*Note: Content in this blog post originally appeared on the Dean of Student's Facebook page. This is part one of a two-part series featuring first-hand accounts of students' experience during this year's Alternative Spring Break trip to volunteer in a Ronald McDonald House in Los Angeles, Calif. and Family Pals for the Painted Turtle's Family Weekend Camp in Lake Huges, Calif. Both projects focused on chronic and life-threatening illnesses.
Wednesday, March 13
It was 2:55 a.m., and my alarm went off today. I wish I could say that the alarm woke me up, but unfortunately I was already awake when it rang. One of the most anxious parts of the day for me was getting to the airport and through security successfully, but after that everything was better.
Overall, it was a very exciting and nerve-wracking day for everyone in the group. There were two separate groups one which traveled through the Hollywood Walk of Fame and the other half went on a hiking trip to the top of the Hollywood sign.
I was part of the group that hiked up the Hollywood sign, and it was a very tiring hike due to the fact that we got lost and walked over 6 miles. However, I would not have done it any different because once we got to the top of the hill, the view was truly beautiful and the bonding we had as a group was indispensable. My sleep that night couldn’t have been more peaceful.
- Roxanna Lopez, a sophomore chemistry major at Dalton State
Waking up early tends to be hard for me, but I was actually looking forward to it this morning! My alarm was set for 2 a.m., but I was awake and doing some last minute packing before it even rang. While some people see it as a nuisance, I genuinely enjoy the process of traveling through an airport. I was in sensory overload, and I was loving every second of it!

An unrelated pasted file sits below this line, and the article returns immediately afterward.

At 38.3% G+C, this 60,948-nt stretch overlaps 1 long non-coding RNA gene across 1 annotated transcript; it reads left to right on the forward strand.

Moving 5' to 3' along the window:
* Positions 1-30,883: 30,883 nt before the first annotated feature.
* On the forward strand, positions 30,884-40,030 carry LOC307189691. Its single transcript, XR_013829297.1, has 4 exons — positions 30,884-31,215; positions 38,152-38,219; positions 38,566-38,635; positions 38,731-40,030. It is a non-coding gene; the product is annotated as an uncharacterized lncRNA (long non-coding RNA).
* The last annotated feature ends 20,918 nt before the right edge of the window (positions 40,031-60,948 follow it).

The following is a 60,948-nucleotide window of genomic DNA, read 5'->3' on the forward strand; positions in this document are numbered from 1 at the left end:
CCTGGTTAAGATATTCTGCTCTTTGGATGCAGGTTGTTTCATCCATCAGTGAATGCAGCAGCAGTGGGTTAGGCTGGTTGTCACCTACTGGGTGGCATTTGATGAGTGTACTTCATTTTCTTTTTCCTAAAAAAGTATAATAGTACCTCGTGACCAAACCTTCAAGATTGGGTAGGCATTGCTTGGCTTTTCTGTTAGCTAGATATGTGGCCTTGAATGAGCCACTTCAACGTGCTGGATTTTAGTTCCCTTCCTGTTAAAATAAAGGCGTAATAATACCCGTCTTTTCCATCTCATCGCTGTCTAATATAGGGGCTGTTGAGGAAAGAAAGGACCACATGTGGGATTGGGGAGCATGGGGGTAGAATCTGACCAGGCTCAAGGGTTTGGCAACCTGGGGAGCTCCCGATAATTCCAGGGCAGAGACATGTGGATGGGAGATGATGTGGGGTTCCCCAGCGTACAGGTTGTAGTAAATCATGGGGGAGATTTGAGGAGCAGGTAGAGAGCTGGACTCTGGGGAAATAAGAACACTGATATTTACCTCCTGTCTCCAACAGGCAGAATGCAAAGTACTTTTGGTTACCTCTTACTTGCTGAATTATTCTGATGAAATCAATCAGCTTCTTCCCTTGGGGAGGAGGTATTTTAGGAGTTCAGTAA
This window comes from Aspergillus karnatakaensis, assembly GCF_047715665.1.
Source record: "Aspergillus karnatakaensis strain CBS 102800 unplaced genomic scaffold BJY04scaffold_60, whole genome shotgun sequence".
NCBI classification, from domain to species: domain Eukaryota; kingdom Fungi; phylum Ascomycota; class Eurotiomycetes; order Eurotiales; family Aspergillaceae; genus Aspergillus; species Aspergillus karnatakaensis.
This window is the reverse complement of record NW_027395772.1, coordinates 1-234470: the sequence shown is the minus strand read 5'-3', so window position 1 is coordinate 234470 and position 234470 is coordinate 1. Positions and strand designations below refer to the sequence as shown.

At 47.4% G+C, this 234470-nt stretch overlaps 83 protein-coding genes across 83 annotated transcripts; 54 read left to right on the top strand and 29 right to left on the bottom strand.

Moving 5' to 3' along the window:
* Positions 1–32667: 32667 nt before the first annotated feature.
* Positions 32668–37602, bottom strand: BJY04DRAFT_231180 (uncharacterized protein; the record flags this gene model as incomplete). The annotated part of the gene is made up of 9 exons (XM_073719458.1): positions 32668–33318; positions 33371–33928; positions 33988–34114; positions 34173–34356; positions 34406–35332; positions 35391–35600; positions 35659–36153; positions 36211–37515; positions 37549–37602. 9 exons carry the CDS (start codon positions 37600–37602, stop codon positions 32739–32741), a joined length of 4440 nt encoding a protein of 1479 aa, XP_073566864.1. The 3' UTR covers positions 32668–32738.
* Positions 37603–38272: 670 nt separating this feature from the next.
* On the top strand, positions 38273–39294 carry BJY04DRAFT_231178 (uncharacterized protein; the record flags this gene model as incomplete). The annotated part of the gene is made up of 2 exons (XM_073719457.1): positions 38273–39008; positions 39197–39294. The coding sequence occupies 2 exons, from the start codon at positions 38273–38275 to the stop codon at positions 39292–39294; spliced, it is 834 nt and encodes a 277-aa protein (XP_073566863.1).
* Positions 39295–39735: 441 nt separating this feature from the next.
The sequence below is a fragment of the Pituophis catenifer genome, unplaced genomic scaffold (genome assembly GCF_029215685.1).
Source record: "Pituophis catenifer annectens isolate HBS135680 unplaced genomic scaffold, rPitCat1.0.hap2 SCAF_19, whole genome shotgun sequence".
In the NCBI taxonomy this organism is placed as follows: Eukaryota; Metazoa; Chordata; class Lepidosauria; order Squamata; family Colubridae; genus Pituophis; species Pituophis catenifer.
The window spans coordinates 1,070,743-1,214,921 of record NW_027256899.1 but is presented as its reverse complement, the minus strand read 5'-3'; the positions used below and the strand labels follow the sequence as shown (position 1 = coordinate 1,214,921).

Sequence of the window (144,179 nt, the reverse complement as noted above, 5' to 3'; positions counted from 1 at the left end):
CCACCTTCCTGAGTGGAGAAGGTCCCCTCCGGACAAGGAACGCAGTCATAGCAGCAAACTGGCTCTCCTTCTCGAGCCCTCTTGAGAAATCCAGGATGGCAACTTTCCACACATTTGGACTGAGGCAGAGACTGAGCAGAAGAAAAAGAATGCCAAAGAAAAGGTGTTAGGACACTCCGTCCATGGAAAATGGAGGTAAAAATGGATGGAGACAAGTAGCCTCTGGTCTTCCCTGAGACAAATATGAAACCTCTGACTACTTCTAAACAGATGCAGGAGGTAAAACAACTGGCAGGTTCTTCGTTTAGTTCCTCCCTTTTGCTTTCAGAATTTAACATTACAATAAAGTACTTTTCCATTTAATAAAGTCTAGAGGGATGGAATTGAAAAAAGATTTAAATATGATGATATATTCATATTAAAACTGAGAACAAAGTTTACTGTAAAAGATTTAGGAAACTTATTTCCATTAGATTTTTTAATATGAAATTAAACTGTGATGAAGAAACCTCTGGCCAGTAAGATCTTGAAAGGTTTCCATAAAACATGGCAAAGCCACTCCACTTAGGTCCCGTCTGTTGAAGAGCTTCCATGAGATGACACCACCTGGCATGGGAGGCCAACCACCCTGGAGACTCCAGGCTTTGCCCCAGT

We arrived in California after a five-hour flight, and each and every one of us was absolutely exhausted. That wasn’t enough to keep us from what came next— the longest, steepest, most amazing hike of my entire life.
Originally, we planned to hike up to the top of the Hollywood sign. Sounds easy enough for a group of bright DSC students, right? Wrong. Our group ended up taking a wrong turn at some point, and we tacked on at least six extra miles to our journey. It was absolutely worth it. Through the burning muscles and blistering heat, we managed to make some of the best memories. I will cherish that wrong turn we took for the rest of my life!
California already has a special place in my heart, and I can’t wait to see what else is in store for us.
- Fallyn Watson, a junior nursing major at Dalton State
Although I ran off of four hours of sleep, my first day In Los Angeles was breathtaking.